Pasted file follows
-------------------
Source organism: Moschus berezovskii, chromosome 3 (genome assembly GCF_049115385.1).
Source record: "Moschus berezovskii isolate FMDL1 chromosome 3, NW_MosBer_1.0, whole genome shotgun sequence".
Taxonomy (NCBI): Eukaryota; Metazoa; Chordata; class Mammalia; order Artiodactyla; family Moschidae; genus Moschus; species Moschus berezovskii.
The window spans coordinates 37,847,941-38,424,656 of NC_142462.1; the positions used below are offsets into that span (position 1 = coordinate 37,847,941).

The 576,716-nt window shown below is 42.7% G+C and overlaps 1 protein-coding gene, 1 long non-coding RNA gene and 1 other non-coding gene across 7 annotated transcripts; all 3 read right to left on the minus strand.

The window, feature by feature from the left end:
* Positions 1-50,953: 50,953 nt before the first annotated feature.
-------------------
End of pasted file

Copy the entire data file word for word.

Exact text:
Source organism: Moschus berezovskii, chromosome 3 (genome assembly GCF_049115385.1).
Source record: "Moschus berezovskii isolate FMDL1 chromosome 3, NW_MosBer_1.0, whole genome shotgun sequence".
Taxonomy (NCBI): Eukaryota; Metazoa; Chordata; class Mammalia; order Artiodactyla; family Moschidae; genus Moschus; species Moschus berezovskii.
The window spans coordinates 37,847,941-38,424,656 of NC_142462.1; the positions used below are offsets into that span (position 1 = coordinate 37,847,941).

The 576,716-nt window shown below is 42.7% G+C and overlaps 1 protein-coding gene, 1 long non-coding RNA gene and 1 other non-coding gene across 7 annotated transcripts; all 3 read right to left on the minus strand.

The window, feature by feature from the left end:
* Positions 1-50,953: 50,953 nt before the first annotated feature.